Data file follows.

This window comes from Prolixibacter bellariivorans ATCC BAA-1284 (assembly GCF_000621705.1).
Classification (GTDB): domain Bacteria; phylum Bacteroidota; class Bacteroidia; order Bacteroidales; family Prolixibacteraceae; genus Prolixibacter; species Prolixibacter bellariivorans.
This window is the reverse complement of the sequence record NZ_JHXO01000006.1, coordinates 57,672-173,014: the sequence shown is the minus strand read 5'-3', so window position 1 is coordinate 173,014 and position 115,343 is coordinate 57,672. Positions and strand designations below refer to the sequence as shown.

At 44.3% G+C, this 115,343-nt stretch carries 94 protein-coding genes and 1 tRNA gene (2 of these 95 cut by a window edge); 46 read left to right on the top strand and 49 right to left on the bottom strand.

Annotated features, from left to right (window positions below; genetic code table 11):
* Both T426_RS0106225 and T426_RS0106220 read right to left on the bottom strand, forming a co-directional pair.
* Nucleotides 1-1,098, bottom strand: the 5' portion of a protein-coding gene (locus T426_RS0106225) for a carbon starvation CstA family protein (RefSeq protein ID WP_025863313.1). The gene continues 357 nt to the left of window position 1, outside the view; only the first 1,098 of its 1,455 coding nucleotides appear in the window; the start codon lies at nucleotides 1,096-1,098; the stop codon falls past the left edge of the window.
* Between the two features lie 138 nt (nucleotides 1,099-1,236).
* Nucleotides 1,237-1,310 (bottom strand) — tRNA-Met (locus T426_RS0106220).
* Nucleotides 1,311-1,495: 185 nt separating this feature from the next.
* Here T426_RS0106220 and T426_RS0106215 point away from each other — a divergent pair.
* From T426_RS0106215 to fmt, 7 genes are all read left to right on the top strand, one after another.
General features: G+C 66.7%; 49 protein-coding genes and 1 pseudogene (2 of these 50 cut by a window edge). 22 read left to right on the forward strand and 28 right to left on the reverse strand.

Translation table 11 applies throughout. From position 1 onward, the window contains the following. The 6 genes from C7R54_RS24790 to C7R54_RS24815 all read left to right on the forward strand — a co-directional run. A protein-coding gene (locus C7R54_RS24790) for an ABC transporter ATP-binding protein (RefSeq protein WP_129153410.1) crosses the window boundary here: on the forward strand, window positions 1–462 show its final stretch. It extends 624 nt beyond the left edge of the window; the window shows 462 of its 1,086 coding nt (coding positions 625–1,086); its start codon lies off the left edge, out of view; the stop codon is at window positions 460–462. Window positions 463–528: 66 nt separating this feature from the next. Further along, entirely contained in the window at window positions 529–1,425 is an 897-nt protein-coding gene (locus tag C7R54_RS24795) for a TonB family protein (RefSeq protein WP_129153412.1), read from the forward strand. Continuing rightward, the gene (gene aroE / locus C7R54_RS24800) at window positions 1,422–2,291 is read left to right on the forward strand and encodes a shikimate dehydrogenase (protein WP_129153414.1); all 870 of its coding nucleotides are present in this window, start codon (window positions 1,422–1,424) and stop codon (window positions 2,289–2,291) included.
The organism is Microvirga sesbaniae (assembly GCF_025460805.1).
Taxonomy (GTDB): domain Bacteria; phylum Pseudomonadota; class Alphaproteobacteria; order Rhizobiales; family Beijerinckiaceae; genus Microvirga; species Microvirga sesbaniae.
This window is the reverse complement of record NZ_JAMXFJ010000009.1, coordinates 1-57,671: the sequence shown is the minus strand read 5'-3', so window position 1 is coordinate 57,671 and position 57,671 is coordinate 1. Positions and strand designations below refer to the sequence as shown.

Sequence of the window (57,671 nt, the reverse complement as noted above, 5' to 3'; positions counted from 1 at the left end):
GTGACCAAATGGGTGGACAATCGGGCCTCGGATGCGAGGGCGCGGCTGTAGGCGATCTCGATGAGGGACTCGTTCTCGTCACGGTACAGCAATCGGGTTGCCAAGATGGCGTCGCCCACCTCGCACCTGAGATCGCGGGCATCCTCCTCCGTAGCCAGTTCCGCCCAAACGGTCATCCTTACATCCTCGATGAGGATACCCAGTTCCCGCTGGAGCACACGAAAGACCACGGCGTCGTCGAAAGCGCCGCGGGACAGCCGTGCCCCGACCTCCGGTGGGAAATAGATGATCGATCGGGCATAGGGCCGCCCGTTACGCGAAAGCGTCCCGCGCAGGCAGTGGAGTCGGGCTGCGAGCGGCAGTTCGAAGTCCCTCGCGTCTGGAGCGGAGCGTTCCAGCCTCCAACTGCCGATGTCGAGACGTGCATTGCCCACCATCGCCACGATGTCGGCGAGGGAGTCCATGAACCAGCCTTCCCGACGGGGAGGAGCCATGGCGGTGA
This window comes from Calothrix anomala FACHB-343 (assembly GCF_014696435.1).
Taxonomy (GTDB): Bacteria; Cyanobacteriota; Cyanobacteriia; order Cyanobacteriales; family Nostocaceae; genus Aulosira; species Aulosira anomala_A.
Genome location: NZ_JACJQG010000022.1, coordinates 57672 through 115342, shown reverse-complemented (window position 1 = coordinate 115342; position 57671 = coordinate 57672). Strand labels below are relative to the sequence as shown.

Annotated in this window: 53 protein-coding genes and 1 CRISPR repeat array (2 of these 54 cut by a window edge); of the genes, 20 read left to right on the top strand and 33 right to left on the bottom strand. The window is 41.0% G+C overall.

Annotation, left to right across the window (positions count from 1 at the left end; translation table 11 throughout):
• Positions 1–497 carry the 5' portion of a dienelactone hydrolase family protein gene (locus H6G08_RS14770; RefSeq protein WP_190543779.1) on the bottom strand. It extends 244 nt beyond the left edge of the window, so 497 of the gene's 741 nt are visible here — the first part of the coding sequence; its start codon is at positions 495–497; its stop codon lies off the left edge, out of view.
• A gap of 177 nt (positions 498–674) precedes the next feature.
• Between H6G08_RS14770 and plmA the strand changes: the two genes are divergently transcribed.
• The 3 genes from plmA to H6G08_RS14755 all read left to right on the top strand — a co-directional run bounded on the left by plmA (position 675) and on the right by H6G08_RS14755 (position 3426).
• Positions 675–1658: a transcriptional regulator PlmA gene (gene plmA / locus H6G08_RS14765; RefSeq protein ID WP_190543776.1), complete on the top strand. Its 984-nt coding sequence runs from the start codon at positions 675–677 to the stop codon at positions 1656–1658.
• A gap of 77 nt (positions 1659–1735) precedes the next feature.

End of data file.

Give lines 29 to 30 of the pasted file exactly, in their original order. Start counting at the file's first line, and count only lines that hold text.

• Positions 675–1658: a transcriptional regulator PlmA gene (gene plmA / locus H6G08_RS14765; RefSeq protein ID WP_190543776.1), complete on the top strand. Its 984-nt coding sequence runs from the start codon at positions 675–677 to the stop codon at positions 1656–1658.
• A gap of 77 nt (positions 1659–1735) precedes the next feature.